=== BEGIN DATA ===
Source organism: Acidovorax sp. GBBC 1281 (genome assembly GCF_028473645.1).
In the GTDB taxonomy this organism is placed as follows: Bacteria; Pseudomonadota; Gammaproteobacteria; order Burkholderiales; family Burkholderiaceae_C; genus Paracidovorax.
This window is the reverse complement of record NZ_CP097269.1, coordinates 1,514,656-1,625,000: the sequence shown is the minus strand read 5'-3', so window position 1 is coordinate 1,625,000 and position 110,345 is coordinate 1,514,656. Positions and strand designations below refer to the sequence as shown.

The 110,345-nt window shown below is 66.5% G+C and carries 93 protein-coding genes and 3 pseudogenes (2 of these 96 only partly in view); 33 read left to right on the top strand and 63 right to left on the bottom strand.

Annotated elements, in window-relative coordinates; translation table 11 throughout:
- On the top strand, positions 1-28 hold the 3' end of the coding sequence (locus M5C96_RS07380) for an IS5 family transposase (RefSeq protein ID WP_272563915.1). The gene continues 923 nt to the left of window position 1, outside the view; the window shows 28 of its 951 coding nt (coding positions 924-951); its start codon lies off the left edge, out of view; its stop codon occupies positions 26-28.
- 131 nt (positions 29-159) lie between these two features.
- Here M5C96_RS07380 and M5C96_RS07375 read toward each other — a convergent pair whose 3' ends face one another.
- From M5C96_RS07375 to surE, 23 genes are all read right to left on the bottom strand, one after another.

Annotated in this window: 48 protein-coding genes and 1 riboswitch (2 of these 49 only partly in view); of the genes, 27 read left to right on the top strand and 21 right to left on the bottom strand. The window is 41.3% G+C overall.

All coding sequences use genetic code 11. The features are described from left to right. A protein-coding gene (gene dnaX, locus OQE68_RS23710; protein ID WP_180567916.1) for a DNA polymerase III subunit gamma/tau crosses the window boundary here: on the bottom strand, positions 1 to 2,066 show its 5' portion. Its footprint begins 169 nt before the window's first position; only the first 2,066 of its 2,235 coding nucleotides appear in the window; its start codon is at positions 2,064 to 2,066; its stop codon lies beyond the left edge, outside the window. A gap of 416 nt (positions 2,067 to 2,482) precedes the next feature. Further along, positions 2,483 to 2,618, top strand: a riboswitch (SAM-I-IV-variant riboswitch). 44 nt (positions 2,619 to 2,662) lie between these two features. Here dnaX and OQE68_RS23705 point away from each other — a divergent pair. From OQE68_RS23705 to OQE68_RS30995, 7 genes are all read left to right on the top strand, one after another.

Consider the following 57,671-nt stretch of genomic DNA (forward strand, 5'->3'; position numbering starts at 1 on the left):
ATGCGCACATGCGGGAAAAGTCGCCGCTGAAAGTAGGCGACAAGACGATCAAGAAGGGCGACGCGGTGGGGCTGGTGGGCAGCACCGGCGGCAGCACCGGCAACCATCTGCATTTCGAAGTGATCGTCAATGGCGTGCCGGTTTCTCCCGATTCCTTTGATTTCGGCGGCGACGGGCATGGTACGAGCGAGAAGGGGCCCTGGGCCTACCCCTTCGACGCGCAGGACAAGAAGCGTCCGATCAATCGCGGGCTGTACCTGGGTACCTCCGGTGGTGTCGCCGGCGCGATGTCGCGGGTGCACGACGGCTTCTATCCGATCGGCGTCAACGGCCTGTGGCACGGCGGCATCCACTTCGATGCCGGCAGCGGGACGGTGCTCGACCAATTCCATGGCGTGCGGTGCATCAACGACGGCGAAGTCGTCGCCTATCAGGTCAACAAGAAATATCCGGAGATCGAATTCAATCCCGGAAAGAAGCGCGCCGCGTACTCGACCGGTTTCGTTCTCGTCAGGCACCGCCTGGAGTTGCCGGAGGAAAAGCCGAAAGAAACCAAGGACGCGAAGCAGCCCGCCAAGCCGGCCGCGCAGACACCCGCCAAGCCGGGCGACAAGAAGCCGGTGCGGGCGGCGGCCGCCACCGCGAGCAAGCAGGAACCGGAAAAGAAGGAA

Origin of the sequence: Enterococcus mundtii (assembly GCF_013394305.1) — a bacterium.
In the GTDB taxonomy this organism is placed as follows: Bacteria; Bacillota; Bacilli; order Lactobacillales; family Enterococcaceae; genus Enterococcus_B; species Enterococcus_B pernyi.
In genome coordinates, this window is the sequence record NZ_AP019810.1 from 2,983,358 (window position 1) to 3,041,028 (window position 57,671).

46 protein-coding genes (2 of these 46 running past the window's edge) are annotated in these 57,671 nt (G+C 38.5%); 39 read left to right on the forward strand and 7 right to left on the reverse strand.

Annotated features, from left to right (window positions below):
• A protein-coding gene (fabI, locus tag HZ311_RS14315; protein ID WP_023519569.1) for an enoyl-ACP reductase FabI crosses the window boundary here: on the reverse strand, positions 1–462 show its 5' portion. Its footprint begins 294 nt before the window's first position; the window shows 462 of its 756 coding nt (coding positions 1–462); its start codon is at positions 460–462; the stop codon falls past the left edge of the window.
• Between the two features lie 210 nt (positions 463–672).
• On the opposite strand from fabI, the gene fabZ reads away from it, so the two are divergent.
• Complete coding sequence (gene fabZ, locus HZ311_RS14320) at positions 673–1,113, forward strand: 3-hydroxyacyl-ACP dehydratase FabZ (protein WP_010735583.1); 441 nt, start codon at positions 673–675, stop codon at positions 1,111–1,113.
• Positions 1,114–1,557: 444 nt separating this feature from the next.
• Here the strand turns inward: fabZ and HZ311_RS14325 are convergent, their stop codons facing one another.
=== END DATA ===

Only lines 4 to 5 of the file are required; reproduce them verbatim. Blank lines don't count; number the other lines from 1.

The 110,345-nt window shown below is 66.5% G+C and carries 93 protein-coding genes and 3 pseudogenes (2 of these 96 only partly in view); 33 read left to right on the top strand and 63 right to left on the bottom strand.

Annotated elements, in window-relative coordinates; translation table 11 throughout: